Searching for models, modernizers like Sarmiento could choose between Western Europe and the United States. For Sarmiento there was no question as to the United States' superiority over Europe in all respects. He could see no flaws in the North American model. As late as 1883, after the Mexican War and the filibustering expedition of William Walker to Central America had made perfectly clear the expansionist tendency of U.S. policy toward Latin America, Sarmiento wrote: "Let us not stop the United States in their march; this is as much as some people ultimately propose. Let us catch up with the United States. Let us be America, as the sea is the ocean, let us be the United States."
But the radical Chilean writer Francisco Bilbao, also an ardent champion of change and modernity, disagreed. In his Amrica en peligro (1856) (America in Danger), he warned that "already we hear the tread of the young colossus that with its diplomacy, with that swarm of adventurers that it casts about like seed, with its growing power and influence that hypnotizes its neighbors, with its intrigues among our peoples, with its treaties, mediations, and protectorates, with its industry, its merchant marine, its enterprises--quick to note our weaknesses and weariness, quick to take advantage of the divisions among our republics, ever more impetuous and audacious, having the same faith in its imperial destiny as did Rome, infatuated with its unbroken string of successes--that youthful colossus advances like a rising tide that rears up its waters to fall like a cataract upon the South."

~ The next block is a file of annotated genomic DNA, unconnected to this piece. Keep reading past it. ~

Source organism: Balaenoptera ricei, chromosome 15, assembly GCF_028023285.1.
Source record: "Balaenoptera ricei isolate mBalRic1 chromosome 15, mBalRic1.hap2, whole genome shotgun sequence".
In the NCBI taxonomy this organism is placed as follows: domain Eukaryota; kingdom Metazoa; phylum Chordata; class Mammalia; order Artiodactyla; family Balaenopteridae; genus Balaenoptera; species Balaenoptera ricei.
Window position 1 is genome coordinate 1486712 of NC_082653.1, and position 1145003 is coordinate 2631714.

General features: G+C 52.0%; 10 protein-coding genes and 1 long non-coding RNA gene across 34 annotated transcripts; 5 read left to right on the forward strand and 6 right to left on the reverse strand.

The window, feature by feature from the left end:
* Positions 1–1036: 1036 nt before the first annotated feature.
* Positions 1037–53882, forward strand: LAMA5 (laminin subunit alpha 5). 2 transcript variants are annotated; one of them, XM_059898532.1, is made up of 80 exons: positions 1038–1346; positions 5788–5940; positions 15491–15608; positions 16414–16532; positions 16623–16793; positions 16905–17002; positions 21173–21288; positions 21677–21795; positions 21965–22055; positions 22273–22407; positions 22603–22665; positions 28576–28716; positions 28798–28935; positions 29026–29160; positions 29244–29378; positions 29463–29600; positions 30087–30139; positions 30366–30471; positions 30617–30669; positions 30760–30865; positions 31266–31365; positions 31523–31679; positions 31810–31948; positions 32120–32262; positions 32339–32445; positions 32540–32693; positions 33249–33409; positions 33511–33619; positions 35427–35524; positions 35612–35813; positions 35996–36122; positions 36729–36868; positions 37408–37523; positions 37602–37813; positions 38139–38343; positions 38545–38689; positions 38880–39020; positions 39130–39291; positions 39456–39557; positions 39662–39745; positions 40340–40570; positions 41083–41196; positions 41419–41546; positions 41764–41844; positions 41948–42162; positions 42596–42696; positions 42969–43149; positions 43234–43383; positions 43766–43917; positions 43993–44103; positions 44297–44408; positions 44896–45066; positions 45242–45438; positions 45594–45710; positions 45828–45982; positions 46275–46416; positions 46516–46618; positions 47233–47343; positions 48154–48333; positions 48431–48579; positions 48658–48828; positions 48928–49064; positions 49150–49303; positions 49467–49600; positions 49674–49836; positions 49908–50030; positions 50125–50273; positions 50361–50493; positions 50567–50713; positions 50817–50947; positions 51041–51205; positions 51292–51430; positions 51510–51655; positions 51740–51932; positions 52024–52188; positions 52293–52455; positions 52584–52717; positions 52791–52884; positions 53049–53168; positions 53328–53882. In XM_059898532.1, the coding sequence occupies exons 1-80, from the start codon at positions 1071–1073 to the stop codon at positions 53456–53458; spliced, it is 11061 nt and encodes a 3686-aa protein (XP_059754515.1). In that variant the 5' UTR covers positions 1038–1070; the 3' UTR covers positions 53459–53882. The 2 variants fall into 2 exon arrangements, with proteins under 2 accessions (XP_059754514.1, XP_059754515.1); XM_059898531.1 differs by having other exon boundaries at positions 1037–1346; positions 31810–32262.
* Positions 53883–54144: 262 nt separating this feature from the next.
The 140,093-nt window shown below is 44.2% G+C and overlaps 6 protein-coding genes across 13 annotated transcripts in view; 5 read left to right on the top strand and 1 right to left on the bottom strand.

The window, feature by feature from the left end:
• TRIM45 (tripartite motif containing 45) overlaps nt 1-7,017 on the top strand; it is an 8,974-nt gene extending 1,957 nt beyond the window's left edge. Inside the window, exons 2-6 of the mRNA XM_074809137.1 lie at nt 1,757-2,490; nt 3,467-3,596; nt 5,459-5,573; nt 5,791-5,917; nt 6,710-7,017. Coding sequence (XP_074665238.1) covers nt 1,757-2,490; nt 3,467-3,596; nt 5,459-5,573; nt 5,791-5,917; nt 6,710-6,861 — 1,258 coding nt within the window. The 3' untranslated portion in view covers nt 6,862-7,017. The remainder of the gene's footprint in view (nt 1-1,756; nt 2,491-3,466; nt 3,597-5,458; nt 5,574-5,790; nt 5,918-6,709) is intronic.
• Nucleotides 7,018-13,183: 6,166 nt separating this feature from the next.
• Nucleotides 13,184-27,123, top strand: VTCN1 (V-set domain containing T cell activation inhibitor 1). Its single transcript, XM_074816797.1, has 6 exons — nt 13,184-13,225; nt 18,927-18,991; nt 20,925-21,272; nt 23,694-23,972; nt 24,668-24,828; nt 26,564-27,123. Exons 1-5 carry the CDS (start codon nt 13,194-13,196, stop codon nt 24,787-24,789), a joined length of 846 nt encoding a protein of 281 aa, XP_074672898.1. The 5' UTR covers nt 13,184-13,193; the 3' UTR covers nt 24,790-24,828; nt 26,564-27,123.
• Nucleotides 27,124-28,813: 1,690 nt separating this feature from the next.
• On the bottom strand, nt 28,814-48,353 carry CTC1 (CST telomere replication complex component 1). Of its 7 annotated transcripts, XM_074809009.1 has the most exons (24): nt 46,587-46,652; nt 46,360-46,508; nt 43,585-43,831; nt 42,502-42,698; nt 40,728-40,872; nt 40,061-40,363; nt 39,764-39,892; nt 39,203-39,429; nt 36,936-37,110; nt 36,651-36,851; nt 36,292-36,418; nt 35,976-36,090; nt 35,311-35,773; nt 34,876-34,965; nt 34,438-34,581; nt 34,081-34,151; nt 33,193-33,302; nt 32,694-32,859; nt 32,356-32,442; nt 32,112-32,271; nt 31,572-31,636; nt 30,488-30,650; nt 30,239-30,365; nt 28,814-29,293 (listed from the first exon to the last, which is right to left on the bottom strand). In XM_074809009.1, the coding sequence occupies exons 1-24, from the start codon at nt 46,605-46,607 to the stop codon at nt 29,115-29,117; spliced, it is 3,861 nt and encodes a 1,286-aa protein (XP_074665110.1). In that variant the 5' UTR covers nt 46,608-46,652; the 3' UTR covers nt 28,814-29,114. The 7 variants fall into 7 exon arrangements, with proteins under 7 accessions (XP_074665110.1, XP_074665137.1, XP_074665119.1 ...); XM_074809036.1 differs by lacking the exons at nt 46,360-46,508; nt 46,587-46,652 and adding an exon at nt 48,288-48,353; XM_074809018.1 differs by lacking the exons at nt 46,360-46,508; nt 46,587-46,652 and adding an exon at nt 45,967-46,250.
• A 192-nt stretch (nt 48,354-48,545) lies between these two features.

Ramos rightly observes that Bilbaos critique of American imperialism in many ways anticipates post-1898 Latinoamericanista discourses. Moreover, by claiming that Latin America represented aesthetic and spiritual values in opposition to North American materialism, to its capitalist and technological modernity, Bilbao anticipated the major thesis of a very influential essay, "Ariel" (1906) by Jos Enrique Rod. Bilbao wrote: "In our lands there survives something of that ancient and divine hospitality, in our breasts there is room for the love of mankind...We side with those who see in art, in enthusiasm for the beautiful (independently of its results), and in philosophy, the splendors of the highest good. We do not see in the earth, or in the pleasures of the earth, the definitive end of man; the Negro, the Indian, the disinherited, the unhappy, the weak, find among us the respect that is due to the name and dignity of man!"
Finally, we should note that Bilbao, like Rod, did not simply condemn North American utilitarianism, but rather urged the fruitful fusion of Latin American spirituality with the practical, energetic spirit of the United States. "Let us not scorn, let us rather incorporate in ourselves all that shines in the genius and life of the United States." We shall see that some major themes of Bilbaos important but almost forgotten assertion of Latin American political and intellectual independence reappear in Jos Marts magnificent essay, Nuestra Amrica (Our America), published in 1891. Indeed, it could be argued that Mart's essay is in direct line of descent from Bilbao's fiery manifesto.